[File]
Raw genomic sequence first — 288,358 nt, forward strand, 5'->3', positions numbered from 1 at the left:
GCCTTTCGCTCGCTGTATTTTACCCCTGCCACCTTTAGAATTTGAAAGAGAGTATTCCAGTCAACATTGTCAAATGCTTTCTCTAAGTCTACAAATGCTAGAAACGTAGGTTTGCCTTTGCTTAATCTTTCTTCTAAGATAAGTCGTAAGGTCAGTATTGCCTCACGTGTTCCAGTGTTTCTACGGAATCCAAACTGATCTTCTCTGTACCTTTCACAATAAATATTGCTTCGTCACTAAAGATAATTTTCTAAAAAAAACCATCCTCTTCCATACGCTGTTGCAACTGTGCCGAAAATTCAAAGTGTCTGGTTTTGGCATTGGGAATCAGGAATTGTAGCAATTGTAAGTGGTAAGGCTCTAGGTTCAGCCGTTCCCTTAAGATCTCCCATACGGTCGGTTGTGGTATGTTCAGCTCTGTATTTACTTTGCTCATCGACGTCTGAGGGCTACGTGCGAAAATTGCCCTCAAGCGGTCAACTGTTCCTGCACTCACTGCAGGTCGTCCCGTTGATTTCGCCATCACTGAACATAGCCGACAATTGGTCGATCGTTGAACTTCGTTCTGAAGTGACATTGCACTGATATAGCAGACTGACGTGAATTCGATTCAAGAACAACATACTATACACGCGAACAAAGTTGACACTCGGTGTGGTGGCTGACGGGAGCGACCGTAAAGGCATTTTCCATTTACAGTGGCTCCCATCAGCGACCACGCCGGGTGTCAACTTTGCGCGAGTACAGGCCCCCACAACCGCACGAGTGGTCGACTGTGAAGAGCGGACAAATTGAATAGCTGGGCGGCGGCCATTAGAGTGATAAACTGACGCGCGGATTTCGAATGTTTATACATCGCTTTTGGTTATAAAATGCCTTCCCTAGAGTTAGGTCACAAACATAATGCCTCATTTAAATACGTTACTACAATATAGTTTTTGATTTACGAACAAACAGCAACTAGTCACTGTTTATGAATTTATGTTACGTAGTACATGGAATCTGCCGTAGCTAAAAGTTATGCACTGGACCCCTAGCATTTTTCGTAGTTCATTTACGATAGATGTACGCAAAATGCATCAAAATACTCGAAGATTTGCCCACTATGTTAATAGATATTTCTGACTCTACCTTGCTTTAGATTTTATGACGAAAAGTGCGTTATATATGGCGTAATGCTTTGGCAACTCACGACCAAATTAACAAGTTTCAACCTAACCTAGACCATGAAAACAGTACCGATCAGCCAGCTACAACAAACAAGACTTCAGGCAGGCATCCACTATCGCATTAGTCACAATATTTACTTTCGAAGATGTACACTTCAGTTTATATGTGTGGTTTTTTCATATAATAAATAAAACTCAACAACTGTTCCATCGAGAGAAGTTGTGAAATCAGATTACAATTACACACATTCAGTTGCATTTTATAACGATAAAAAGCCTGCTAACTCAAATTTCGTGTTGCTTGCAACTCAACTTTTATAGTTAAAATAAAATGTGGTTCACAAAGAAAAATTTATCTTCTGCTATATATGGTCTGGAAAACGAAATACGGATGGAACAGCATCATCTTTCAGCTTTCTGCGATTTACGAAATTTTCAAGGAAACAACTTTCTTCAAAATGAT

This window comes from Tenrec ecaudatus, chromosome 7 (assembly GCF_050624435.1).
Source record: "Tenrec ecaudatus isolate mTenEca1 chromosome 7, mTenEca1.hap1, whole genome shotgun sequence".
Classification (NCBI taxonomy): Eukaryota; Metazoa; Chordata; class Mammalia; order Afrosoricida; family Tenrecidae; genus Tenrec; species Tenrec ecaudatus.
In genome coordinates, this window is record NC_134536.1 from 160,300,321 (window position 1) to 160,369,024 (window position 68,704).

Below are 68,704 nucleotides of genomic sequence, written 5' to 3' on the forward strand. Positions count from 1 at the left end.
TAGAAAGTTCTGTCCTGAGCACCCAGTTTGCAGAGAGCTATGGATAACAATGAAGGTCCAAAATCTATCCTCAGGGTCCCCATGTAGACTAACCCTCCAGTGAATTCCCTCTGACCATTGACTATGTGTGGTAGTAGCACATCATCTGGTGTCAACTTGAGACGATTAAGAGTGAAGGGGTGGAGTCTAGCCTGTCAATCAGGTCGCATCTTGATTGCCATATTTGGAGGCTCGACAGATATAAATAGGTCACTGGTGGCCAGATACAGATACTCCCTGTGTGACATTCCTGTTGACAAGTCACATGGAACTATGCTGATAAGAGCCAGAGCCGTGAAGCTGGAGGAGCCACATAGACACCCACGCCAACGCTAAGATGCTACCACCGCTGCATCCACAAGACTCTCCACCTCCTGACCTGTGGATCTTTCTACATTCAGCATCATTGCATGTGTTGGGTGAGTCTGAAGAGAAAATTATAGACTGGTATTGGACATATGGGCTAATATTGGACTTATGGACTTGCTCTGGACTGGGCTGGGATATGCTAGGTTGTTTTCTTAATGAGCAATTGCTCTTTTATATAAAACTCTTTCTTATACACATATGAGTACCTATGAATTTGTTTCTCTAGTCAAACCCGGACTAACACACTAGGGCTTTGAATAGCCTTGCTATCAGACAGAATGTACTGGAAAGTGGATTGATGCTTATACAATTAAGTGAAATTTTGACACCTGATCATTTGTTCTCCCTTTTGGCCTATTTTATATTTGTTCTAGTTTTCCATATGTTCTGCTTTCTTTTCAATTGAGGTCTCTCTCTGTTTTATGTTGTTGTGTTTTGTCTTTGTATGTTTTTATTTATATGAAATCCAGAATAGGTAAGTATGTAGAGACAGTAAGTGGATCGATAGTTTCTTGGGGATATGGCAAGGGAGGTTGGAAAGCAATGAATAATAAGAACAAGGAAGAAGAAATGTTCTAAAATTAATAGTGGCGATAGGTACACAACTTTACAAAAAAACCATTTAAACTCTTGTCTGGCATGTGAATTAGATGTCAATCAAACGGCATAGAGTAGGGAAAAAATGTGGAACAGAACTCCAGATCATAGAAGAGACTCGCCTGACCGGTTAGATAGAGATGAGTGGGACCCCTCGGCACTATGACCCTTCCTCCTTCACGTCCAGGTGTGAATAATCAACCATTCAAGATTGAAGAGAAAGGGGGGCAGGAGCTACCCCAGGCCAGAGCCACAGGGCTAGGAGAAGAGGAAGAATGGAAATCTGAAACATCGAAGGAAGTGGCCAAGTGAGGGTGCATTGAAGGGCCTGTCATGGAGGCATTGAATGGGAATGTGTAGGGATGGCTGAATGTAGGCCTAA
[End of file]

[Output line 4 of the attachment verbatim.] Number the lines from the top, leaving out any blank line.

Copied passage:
Source record: "Tenrec ecaudatus isolate mTenEca1 chromosome 7, mTenEca1.hap1, whole genome shotgun sequence".